Quarq’s Elsa 10R is a spider-based power meter that uses five strain gauges to measure the driveside torque. It’s simple to set up and use and produced reliable data during the course of our test, the averages all being within six watts of our control meter and peak 10-second power typically 15 watts higher.
Highs: Good data, easy to use
Lows: Durability, temperature issues
We found that when taking it from a warm room to the cold outdoors it would read around 10 watts higher than the control meter for around 10 minutes until it had adjusted to the cooler temperatures. This is by no means a deal breaker but also not quite as good as many other meters we’ve tested.
Quarq has one of the highest sampling rates of any power meter, reportedly over 5000Hz (5000 times per second). But Quarq doesn’t have its own head unit so you’re limited to ANT+, which will only record and display data at 1Hz. That’s a lot of data going to waste right now, but it could be useful with a more advanced head unit in future.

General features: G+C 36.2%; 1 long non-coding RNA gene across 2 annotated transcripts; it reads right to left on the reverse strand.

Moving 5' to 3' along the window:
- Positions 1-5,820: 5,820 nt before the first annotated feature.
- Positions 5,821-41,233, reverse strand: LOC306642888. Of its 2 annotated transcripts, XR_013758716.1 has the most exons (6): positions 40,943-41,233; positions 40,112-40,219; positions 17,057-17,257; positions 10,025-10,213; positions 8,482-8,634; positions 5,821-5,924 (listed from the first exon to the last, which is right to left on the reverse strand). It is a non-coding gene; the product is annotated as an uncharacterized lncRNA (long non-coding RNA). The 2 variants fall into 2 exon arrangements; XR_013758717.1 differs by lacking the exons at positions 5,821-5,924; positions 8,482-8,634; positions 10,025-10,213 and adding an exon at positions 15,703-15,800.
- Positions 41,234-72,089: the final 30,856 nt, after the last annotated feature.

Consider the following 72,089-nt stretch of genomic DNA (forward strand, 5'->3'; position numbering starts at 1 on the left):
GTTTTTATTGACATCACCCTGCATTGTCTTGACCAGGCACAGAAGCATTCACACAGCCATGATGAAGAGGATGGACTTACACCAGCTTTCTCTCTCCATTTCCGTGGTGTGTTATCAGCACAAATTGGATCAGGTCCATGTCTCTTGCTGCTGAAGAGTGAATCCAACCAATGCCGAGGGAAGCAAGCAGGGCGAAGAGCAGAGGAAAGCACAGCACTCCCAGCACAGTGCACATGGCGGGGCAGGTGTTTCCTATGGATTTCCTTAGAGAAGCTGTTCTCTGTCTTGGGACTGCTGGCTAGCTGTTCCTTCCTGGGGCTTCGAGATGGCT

The Quarq Elsa 10R is easier to use than its predecessors, you don’t need to recalibrate if you change chainrings and you can quickly change the CR2032 battery. It quickly pairs with ANT+ head units and zeroing the torque before each ride is simple.
Quarq also gives you a left/right balance reading called Power Balance, which according to the maker is ‘the ratio of power generated in the right drive stroke (first half) versus the left drive stroke (second half) for each crank revolution’. This is not quite the same as left/right balance measured by other power meters (Vector, Rotor and Factor) but in practice it wasn’t much different.
We found Quarq’s main downside to be durability. One of our testers had numerous problems with his unit (it would jump from normal to crazy data, or not work at all), which were never satisfactorily resolved. Still, this is a problem not unique to Quarq – power meters are fragile things.